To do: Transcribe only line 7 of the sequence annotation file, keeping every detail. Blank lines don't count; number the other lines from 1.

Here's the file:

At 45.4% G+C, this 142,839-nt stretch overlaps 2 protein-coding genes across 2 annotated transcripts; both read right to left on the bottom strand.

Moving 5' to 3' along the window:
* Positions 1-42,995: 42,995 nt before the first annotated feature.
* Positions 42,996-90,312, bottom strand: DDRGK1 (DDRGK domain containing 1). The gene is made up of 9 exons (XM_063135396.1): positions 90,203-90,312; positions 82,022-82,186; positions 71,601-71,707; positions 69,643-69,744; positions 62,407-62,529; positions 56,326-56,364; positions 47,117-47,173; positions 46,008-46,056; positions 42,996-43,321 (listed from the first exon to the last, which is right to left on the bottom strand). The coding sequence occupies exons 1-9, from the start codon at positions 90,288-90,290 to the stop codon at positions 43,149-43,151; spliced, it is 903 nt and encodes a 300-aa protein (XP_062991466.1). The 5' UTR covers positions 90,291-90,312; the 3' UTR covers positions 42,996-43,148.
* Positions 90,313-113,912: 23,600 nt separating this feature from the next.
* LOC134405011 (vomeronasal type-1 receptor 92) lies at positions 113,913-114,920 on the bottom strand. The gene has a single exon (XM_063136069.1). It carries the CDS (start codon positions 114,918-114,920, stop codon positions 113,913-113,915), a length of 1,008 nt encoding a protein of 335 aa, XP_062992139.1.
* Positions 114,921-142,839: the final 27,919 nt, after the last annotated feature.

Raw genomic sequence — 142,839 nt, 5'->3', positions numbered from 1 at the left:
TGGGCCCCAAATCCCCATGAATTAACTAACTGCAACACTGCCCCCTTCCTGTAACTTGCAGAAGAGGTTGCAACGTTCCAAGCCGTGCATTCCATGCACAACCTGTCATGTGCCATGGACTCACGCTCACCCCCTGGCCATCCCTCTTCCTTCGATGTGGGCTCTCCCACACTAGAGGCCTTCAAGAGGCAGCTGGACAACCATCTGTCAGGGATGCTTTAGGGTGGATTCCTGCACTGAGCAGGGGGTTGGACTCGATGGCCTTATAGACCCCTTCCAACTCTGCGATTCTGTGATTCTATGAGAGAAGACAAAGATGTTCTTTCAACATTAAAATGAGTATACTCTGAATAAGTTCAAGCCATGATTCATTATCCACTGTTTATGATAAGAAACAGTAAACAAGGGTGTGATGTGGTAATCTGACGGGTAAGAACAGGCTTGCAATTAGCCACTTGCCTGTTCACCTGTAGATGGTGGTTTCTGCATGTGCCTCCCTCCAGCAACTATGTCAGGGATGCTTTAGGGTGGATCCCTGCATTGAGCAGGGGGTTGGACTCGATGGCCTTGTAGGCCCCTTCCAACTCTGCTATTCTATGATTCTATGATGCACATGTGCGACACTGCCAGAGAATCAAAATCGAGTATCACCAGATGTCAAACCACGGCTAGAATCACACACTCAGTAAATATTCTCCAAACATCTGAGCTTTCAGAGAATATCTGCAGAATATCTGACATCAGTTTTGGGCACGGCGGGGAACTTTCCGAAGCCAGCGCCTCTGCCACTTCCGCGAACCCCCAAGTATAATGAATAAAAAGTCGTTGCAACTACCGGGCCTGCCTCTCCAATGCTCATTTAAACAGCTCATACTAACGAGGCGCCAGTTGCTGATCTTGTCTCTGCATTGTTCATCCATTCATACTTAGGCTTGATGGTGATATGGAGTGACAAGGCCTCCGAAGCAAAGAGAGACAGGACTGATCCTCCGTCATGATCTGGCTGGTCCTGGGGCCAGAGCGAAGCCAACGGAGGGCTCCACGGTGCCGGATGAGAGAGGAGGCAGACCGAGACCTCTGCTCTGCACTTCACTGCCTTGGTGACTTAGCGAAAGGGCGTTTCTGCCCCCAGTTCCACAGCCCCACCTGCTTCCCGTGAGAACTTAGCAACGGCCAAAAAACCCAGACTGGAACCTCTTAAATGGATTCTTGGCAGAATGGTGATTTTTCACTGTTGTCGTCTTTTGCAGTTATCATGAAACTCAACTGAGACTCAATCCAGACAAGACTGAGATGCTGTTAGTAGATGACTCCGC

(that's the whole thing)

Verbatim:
* Positions 114,921-142,839: the final 27,919 nt, after the last annotated feature.